Here's more insight into how to fireproof (and otherwise protect) your home and family during Halloween: CPSC Reminds Parents How to Prevent Halloween Costume and Decoration-Related Injuries



National Teen Driver Safety Week: "Parents Are the Key"

Posted by: Salvatore J. Zambri, founding member and partner

Picture of Salvatore J. Zambri

Driver inexperience contributes to about 3,000 lost teen lives each year. As a matter of fact, the number #1 threat to a teen's safety is driving or riding in a car with a teen driver.

However, according to NHTSA, a recent survey showed that only 25% of parents have had a serious talk with their teen driver about the key components of driving. NHTSA has produced a Fact Sheet for Teen Driver Safety Week entitled "5 to Drive," rules that address the worst dangers for teen drivers:

  • Alcohol
  • Texting
  • Seat Belts
  • Speeding
  • Extra Passengers

As part of National Teen Driver Safety Week, the Centers for Disease Control and Prevention (CDC), developed a website devoted to "Parents Are the Key to Safe Teen Drivers" campaign, which includes a number of resources for parents, pediatricians and communities to keep teen drivers safe on the road. Listed below are some of the useful discussion and educational topics included in the CDC website.

  • Parental Involvement in Teen's Driving
    • Eight Danger Zones
    • Parent-Teen Driving Agreement
    • Graduated Driver Licensing
    • Shared What You've Learned
  • Key Steps for Pediatricians and Safe Teen Driving
    • Educate to Reduce Risk
    • Encourage Use of a Parent-Teen Driving Agreement
    • Remind Parents to Lead by Example
    • Spread the Word
    • Include Information about Safe Teen Driving on Clinic Website
  • Tools for Partners and Communities to Collaborate on Teen Driving Safety
    • Share Campaign Materials
    • Plan and Promote Events to Raise Awareness
    • Integrate CDC Content with Websites
    • Use Media Relations for Promotion

Teens need to learn how to drive. But, even more important, teens need to learn how to drive safely. Parents are the biggest influence on whether their teens learn to drive carefully. The CDC website Parents Are the Key provides useful tools for assisting parents in delivering that message. I routinely give presentations to local schools on the issue of distracted driving, a growing concern among drivers of all ages, but especially teen drivers. Please be careful on the road, and don’t hesitate to contact me if you would like to learn more about my presentations concerning distracted driving. You can call me at (202) 822-1899 or email me at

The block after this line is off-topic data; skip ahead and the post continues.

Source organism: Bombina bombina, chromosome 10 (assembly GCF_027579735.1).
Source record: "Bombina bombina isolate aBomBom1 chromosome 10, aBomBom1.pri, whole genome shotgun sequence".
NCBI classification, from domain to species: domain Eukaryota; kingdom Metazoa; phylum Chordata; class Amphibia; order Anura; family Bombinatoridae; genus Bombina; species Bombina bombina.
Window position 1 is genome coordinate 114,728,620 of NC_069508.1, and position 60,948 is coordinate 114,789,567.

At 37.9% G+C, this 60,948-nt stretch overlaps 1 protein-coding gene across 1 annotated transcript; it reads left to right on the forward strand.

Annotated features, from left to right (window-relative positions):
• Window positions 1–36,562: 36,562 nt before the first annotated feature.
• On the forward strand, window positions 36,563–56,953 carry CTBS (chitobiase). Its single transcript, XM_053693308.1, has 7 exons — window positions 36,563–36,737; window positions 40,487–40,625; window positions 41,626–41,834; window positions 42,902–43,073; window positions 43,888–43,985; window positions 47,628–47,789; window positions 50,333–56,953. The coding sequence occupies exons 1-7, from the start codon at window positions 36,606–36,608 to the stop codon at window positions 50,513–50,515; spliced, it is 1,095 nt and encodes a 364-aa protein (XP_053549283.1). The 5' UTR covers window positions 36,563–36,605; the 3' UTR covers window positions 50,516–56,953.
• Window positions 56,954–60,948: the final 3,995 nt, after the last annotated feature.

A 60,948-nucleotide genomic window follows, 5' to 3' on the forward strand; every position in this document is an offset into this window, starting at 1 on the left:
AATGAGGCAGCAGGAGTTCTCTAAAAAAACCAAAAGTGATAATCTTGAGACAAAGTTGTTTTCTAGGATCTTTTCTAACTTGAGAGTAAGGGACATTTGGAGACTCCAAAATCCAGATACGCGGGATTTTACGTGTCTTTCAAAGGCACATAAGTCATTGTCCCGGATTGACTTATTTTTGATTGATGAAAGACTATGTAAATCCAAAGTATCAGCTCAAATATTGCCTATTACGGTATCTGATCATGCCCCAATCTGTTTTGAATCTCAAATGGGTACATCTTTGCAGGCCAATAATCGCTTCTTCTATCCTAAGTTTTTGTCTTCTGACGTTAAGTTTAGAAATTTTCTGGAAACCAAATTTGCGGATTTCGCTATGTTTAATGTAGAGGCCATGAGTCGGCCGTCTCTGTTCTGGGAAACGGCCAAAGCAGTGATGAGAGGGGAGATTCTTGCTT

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DOT Reveals Powerful New Tools, Technologies and Ideas to Boost Car Seat Safety

If you're the parent of young children, and you spend a sizable amount of time every day strapping your children into their car seats (and getting them out of their car seats!), you may have already heard about the Department of Transportation’s educational campaign, Child Passenger Safety Week, which took place in mid-September.

During this safety week, the National Highway Traffic and Safety Administration (NHTSA) released a slate of new technologies and tools, such as a Car Seat Finder tool, which can help parents register their car seats rapidly. Per the NHTSA’s official release “every 34 seconds, a child under the age of 13 is involved in a crash and more than a third of children killed in crashes were not in car seats or wearing seatbelts.”

The Car Seat Finder tool can help parents register their car seats and also stay up to speed on potential recall notifications. Notifications can help prevent injuries and assist parents whose children have been hurt in accidents. Here are some key safety tips from the NHTSA:

•    Use the NHTSA car seat finder tool to make sure that your children are in appropriate seats, based on their weight and age;
•    Make sure a certified child passenger safety technician inspects your car seats on a regular basis;
•    All children younger than 13 should be restrained in the backseat and wear safety restraints;